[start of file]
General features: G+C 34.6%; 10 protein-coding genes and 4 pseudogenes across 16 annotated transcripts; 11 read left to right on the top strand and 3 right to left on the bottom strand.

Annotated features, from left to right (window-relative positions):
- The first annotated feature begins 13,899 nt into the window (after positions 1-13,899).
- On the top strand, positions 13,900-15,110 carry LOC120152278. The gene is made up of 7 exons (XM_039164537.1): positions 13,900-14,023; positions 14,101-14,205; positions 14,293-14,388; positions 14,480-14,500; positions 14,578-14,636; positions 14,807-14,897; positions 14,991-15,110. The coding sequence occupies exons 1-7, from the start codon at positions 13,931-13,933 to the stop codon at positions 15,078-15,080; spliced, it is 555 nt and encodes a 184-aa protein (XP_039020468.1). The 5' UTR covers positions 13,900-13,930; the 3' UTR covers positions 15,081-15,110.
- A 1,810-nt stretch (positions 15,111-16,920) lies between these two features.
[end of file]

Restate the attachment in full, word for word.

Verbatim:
General features: G+C 34.6%; 10 protein-coding genes and 4 pseudogenes across 16 annotated transcripts; 11 read left to right on the top strand and 3 right to left on the bottom strand.

Annotated features, from left to right (window-relative positions):
- The first annotated feature begins 13,899 nt into the window (after positions 1-13,899).
- On the top strand, positions 13,900-15,110 carry LOC120152278. The gene is made up of 7 exons (XM_039164537.1): positions 13,900-14,023; positions 14,101-14,205; positions 14,293-14,388; positions 14,480-14,500; positions 14,578-14,636; positions 14,807-14,897; positions 14,991-15,110. The coding sequence occupies exons 1-7, from the start codon at positions 13,931-13,933 to the stop codon at positions 15,078-15,080; spliced, it is 555 nt and encodes a 184-aa protein (XP_039020468.1). The 5' UTR covers positions 13,900-13,930; the 3' UTR covers positions 15,081-15,110.
- A 1,810-nt stretch (positions 15,111-16,920) lies between these two features.